A Serving Of Federal Vision? I’ll Pass, Thanks

The Auburn Avenue (Monroe, Louisiana) Pastor’s Conference is underway again, and I’ll be interested in what odd spins on Reformed and classic Evangelical theology emerge from it this time.

The AAPC was the incubator, a few years ago, of the Federal Vision theology, which gave rise to a series of troubling doctrinal assertions — Wilson, Wilkins’, and a handful of other pastors’ views on soteriology, or the doctrine of salvation. The FV created a stir in Reformed churches that continues today, and I’m convinced that its wider dissemination would result in fireworks from the rest of Evangelicalism, if it heard of the FV. Granted, the Church today hasn’t exactly demonstrated iron-clad doctrinal discernment — in other words, Benny Hinn is still on TV — but anything that strikes at the classic Evangelical credo that “God doesn’t have any grandchildren” probably would cause a stir to the tract-passers and co-worker evangelizers among us.

I’m not in the Reformed camp; a majority of those who are, and who have reviewed the FV, find it disturbing and at many points at serious odds with the Westminster Confession. As a non-Reformed, non-Arminian evangelical, I disagree vehemently with the FV (which I’ve studied extensively, from its originators’ and its critics’ perspectives). It’s a significant departure from the soteriology of the Gospel that the Church has embraced since the Resurrection, and what I believe are its errors (infant baptism, infant communion, baptismal regeneration or “saving baptism,” salvation-by-Covenant parentage, etc.) are part of Wilson’s CREC (Confederation of Reformed Evangelical Churches) denominations throughout the country. The FV strikes at the heart, I believe, of the Gospel, including that Gospel preached here in Moscow at Christ Church and Trinity Reformed.

In a nutshell — a very basic nutshell — the FV holds that Covenant identity/membership/birth confers salvation that is then the believer’s to lose. You’re born into the family of God, “saved” by and enjoying all of the benefits of the Covenant, and only by not persevering, by apostasizing, is your redeemed, Covenant status lost. But Evangelicals have correctly understood the Gospel to say the opposite: You’re not born “saved;” you become saved, for eternity, through faith by grace, and it’s not, most evangelicals believe, something you lose. The difference?

It’s significant: Either you’re born saved, but then you could become lost; or you’re born lost, but then you can become saved. Even the Jesus Freaks of the 60s and 70s got this one right. Each person, whether born into a Christian pastor’s family, raised in a family of immigrant Sufi poets, or delivered on the floor of an atheists’ convention, must receive Christ on her own. No matter our Daddy’s faith. Before receiving Christ, our status is the same: Lost, and needing to find Him.

FV Pastor and Wilson pal Steve Schlissel echoes his colleagues’ disdain for evangelizing “Covenant children,” although he does so with just a touch less gravitas than, say, Moscow’s Peter Leithart. Critics charge that he and other FV’ers preach that “by birth alone, the children of Christians are blessed with salvation, without any qualification.” Schlissel doesn’t object. But answering a critic’s assertion that “Baptized children . . . must . . . be evangelized and must come to a personal faith in order to receive the salvation offered by God’s covenant,” Schlissel offers this:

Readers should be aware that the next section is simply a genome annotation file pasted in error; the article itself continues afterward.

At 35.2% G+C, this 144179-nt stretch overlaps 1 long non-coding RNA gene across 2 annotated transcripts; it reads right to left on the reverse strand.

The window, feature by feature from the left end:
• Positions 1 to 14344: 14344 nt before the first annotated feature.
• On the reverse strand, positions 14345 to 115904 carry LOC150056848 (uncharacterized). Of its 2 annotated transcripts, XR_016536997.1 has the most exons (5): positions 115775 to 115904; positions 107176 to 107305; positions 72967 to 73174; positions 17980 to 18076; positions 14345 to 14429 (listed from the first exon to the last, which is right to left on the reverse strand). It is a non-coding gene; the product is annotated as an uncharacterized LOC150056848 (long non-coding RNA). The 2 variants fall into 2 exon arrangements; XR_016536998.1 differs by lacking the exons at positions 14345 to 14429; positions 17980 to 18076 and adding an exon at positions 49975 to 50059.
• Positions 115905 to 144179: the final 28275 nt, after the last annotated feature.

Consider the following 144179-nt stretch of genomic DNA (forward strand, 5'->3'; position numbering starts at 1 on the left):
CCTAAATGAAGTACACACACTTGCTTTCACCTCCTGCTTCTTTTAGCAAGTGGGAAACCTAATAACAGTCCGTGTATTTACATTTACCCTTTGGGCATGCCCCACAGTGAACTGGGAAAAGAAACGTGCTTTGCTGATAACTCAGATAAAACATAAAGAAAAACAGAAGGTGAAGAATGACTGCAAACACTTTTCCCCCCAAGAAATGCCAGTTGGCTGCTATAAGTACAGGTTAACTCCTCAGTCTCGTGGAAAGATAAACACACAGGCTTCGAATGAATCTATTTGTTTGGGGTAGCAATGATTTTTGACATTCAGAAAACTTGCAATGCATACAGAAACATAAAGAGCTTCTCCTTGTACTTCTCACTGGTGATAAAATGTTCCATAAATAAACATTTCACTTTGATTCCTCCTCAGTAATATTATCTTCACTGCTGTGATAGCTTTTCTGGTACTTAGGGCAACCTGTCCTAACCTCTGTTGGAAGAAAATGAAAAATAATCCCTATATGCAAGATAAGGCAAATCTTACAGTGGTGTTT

“This statement is repulsive to God’s testimony that the children of His people truly and fully belong to Him. . . . If I appear to leave (a conference) believing that the children of believers are anything other than fully children of the Living God, please shoot me.”

Nonsense. I would, however, like to shake some sense into you, Mr. Schlissel.

Both of my sons, who now are 20 and 15, have accepted Christ as their Lord and Savior. Neither has been baptized yet; both were born to my husband and me, who had been Christians for several years before their births. We prayed daily for their salvation and for our testimony to them. We read the Bible, talked about Jesus, went to church, prayed with them, and led them to their receiving Jesus in their elementary-school years. Schlissel, Wilson, Wilkins, et al, would say that none of that was necessary in bringing them to where FV’ers say they already were — saved — but argue that without baptism, there is no salvation. And Schlissel indicates he’d reject what Jeff and I did with all his heart, because our efforts would be the sign of a “monstrous” church that presumes that kids need to be saved.

Somewhere, an elderly Sunday School teacher weeps. The Church ought to as well. On the other hand, there is laughter abounding — laughter from the Enemy, who no doubt loves that kids from Christian families are raised to believe that, when it comes to their eternal destinies, it’s all taken care of. After all, there’s no need to seek the salvation you’re told you already have . . . with thanks as much to Mom and Dad as to Christ.

The Federal Vision is bad stuff. Why it flourishes in evangelical churches isn’t altogether puzzling, of course — that “Covenant” status can be pretty heady stuff — but it is a tragedy, a perverse doctrine that I honestly believe has infected, confused, and deceived many of my neighbors here in Moscow. My prayer is that the Holy Spirit would reveal the hollowness hidden by the puffery, spin, and erudite language, and lead His Church to Truth.

(All quotations from The Auburn Avenue Theology Pros & Cons: Debating the Federal Vision, Knox Theological Seminary 2004, p. 85, 94, 95, quoting Richard D. Phillips and Steve Schlissel).

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